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The Horror: 7 Scary Things Clients Say to Agencies

scary things clients say

Want to give a PR pro nightmares?

In honor of Halloween, here are seven of the scariest things we hear from clients and prospects.

“The intern runs our social media.”

Although young people are often familiar with social media platforms from personal use, they usually aren’t brand experts. One inappropriate post can haunt a company’s reputation forever. Make sure there is a training process and someone experienced approving content if interns have access to social media accounts.

(And remember: A true pro will know all the tricks to delivering a high return on investment.)

“We don’t have Google Analytics.”

Google offers a free tool to track website traffic. It’s an effective way to peek behind the mask and measure the impact of advertisements, messaging and other tactics to raise brand awareness or sell a product. Analytics tools, combined with experienced interpretation, help brands determine what’s working, what’s not and how to adjust.

“We told the reporter ‘no comment.'”

Candor’s philosophy is to be honest and transparent with the media. Having nothing to say implies an organization has a skeleton in the closet. “No comment” robs an organization of the opportunity to provide context, especially on potentially damaging stories. It is better to be forthcoming and tell reporters when more information or answers will be available.

“I don’t know… could you just jazz it up a little?”

It’s part of a PR firm’s job to use its expertise to make things “pop.” But professional communicators need to fully understand the client’s goals and audience to create exceptional materials. They need partners who provide input and offer descriptive feedback; they aren’t gypsy mind readers.

“We’ll just print that in-house.”

Everyone wants to save money. But do-it-yourself printing can mean wasting staff time or sacrificing quality. Office printers don’t deliver true color, proper margins or full-bleed printing that really make a piece look professional. If you must print in-house, make sure the graphic designer is aware so she can design it accordingly.

“We want this story on the front page of the Sunday paper.”

Scaring up exceptional placement is always the goal when pitching stories. However, not every story meets the criteria for banner treatment, and reporters rarely determine where their work runs. When clients help us dig up a story that appeals to a news outlet’s audience, it increases the chances of getting on the cover.

“What have you done for me lately?”

If you hand out king-size Snickers bars one year for trick or treat and raisins the next, you’re going to end up with something unpleasant on your doorstep. That’s why PR pros always look for ways to deliver more to clients. We focus on providing sweet metrics – such as website traffic, media hits, video views, sales conversions, etc. – to demonstrate the value of our work. We survey consumers to understand how they feel about brands. And, especially at Candor, we try to look around the corner and suggest new ways our clients can reach their business and marketing goals.

What Raising Dogs Taught Me About PR

I’m a dog person. (Wo)man’s best friend has stolen my heart forever. I’m active in my local humane society and rescue organization as a volunteer and donor, and my family adopted two dogs into our home. I’ve learned a lot while trying to keep my furry kids happy, safe and alive. Some of those lessons apply to our clients at Candor.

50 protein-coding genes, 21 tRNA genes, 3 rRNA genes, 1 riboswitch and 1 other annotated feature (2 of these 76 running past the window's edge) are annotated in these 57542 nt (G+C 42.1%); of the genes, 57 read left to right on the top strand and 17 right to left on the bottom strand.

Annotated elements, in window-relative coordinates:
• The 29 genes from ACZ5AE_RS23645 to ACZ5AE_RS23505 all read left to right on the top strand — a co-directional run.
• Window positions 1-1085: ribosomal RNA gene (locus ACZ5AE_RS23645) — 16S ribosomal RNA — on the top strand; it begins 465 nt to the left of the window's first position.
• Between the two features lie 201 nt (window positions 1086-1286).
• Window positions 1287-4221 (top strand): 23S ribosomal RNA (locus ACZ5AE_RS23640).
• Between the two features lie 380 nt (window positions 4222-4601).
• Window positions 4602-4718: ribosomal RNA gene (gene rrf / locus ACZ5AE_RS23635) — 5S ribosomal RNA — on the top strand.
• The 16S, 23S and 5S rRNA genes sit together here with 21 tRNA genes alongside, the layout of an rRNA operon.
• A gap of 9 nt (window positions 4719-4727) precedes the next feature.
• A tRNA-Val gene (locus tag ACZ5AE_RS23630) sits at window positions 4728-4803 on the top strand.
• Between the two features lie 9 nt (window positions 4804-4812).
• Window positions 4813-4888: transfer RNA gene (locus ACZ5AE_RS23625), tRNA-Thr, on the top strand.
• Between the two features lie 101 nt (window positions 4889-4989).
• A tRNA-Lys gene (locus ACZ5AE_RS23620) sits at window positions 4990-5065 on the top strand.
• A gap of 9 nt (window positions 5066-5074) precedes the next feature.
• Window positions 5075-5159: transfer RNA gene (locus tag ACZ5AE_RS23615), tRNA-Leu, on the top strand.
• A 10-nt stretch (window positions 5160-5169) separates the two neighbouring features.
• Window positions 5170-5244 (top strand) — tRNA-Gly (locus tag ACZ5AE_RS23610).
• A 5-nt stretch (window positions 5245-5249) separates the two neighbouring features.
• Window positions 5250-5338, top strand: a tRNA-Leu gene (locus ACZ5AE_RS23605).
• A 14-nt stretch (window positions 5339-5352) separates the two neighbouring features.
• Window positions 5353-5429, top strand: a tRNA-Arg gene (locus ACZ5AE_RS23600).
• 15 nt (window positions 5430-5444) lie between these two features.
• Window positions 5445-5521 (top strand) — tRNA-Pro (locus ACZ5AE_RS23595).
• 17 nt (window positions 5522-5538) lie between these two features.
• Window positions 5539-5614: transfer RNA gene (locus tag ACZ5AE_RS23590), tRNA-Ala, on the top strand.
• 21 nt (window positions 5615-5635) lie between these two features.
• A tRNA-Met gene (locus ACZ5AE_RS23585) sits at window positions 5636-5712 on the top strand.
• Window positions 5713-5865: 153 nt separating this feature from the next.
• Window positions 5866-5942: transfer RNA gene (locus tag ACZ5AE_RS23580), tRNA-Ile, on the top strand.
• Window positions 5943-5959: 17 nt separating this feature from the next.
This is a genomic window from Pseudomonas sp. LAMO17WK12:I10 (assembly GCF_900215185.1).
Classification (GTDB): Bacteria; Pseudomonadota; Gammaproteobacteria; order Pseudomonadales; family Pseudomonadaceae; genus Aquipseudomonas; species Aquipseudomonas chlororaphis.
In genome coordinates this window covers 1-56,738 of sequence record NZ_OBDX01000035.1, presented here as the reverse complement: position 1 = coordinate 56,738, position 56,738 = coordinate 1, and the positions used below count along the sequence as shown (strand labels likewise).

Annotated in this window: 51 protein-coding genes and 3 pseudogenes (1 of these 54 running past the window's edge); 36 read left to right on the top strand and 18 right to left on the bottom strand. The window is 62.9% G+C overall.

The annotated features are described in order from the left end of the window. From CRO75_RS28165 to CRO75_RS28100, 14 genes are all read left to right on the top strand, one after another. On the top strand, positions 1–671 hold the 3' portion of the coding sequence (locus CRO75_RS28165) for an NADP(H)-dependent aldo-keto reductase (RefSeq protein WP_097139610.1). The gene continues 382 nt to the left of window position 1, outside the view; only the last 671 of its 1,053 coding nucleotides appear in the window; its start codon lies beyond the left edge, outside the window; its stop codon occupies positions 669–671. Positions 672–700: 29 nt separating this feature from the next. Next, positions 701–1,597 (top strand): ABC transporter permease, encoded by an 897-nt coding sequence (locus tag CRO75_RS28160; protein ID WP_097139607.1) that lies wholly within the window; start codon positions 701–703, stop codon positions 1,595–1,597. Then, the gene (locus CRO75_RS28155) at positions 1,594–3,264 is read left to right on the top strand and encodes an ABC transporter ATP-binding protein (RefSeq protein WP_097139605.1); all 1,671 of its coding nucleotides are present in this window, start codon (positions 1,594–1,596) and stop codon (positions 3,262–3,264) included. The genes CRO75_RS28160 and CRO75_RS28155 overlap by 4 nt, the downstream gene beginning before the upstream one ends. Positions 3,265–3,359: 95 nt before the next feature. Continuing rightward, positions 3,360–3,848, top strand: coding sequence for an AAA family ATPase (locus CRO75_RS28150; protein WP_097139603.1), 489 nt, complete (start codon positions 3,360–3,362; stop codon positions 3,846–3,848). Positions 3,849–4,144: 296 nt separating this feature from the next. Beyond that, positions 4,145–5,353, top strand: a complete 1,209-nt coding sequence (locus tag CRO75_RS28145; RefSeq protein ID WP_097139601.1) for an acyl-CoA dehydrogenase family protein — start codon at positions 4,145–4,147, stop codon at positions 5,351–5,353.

1. It’s a 24/7 Job

One of the first lessons I learned as a dog parent is I have to be willing to get up in the middle of the night for emergency bathroom breaks. Every dog parent knows the sounds that wake them from a dead sleep faster than any alarm and send them racing to the door so the dog doesn’t mess up the rug again. In PR, a client crisis can happen any time, so I’m always prepared to jump into action. I monitor the 10 p.m. news and wake up thinking of new ideas for story pitches. The passion for the job carries well past 8 to 5.

 

2. Equal Attention

My husband and I recently adopted a second dog. I quickly learned the importance of giving each one equal attention. It is impossible to pet one dog without the other nudging impatiently. This lesson matters at Candor. We make sure each client gets our full devotion, so nobody feels left out.

 

3. Multiple Personalities

My Lab, Odin, is a couch potato who wants nothing more than to cuddle and watch TV with me. My German shepherd, Ruby, is constantly perched, watching the back door and waiting for me to throw the ball a million times. They have completely different personalities and needs. The same holds true with our clients. Some prefer text messaging, while others need formal email communication. Working in a PR agency requires intuition about what makes people tick. My job is a lot easier once I get to know clients’ needs and personalities.

 

4. Rewards Matter

Everything is easier when treats are involved. My dogs always listen to basic commands. But if they are learning something new or being made to do something they’d rather not, they need an incentive. When Candor is working with new clients, sometimes there is skepticism about a certain tactic or strategy. Once the client starts seeing results, the PR lightbulb goes on, like a pup who realizes what it takes to get a reward. Some of the best days are when I know a client has seen the results of what we can do and they get excited for next steps. This process allows us to build trust.

 

5. It’s Messy

I gather toys. I pick up pieces of toys. Sweep up hair. Clean the nose prints off windows. As a dog parent there are a myriad of messes. As a PR pro, cleaning up takes the form of adjusting messaging that went awry or developing a brand new strategic plan to get company goals back on track. This is when the fun really starts. I get excited when a company engages our firm for a brand or website audit. It’s a lot easier to notice the gaps or areas for improvement when you are on the outside looking in.

I’m fortunate to have found two passions in life: helping clients communicate their stories, and coming home to slobbery dog kisses every day.

3 Ways to Ditch the Press Conference

Candor recently helped a client open a new location. They wanted to generate buzz and excitement.

In the past, we would have suggested blowing up some balloons, ordering a backdrop and a podium. Then, we would hope the press showed up for our news conference (maybe we’d even let them know there would be cookies).